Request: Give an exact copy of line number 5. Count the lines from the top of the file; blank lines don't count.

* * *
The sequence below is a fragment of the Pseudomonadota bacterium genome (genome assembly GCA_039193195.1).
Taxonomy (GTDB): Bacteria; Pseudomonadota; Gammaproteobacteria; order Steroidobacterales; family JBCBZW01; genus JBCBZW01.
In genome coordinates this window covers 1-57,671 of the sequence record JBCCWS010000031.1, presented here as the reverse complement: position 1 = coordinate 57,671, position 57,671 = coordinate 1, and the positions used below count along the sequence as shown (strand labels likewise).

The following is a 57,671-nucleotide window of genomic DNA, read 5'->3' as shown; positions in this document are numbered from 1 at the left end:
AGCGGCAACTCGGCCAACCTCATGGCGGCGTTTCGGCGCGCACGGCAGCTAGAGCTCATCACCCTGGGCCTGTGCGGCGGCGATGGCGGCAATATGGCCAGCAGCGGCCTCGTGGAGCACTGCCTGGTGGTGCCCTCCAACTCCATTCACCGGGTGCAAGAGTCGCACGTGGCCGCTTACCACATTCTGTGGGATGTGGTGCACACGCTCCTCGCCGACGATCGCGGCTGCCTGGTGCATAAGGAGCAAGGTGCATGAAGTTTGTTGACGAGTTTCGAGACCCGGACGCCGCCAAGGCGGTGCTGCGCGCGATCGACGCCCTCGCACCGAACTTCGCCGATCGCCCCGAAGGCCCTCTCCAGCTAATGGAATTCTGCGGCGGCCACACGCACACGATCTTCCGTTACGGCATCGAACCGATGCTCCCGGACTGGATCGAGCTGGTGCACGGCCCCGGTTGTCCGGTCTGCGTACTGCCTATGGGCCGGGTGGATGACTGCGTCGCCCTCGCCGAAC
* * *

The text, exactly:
AGCGGCAACTCGGCCAACCTCATGGCGGCGTTTCGGCGCGCACGGCAGCTAGAGCTCATCACCCTGGGCCTGTGCGGCGGCGATGGCGGCAATATGGCCAGCAGCGGCCTCGTGGAGCACTGCCTGGTGGTGCCCTCCAACTCCATTCACCGGGTGCAAGAGTCGCACGTGGCCGCTTACCACATTCTGTGGGATGTGGTGCACACGCTCCTCGCCGACGATCGCGGCTGCCTGGTGCATAAGGAGCAAGGTGCATGAAGTTTGTTGACGAGTTTCGAGACCCGGACGCCGCCAAGGCGGTGCTGCGCGCGATCGACGCCCTCGCACCGAACTTCGCCGATCGCCCCGAAGGCCCTCTCCAGCTAATGGAATTCTGCGGCGGCCACACGCACACGATCTTCCGTTACGGCATCGAACCGATGCTCCCGGACTGGATCGAGCTGGTGCACGGCCCCGGTTGTCCGGTCTGCGTACTGCCTATGGGCCGGGTGGATGACTGCGTCGCCCTCGCCGAAC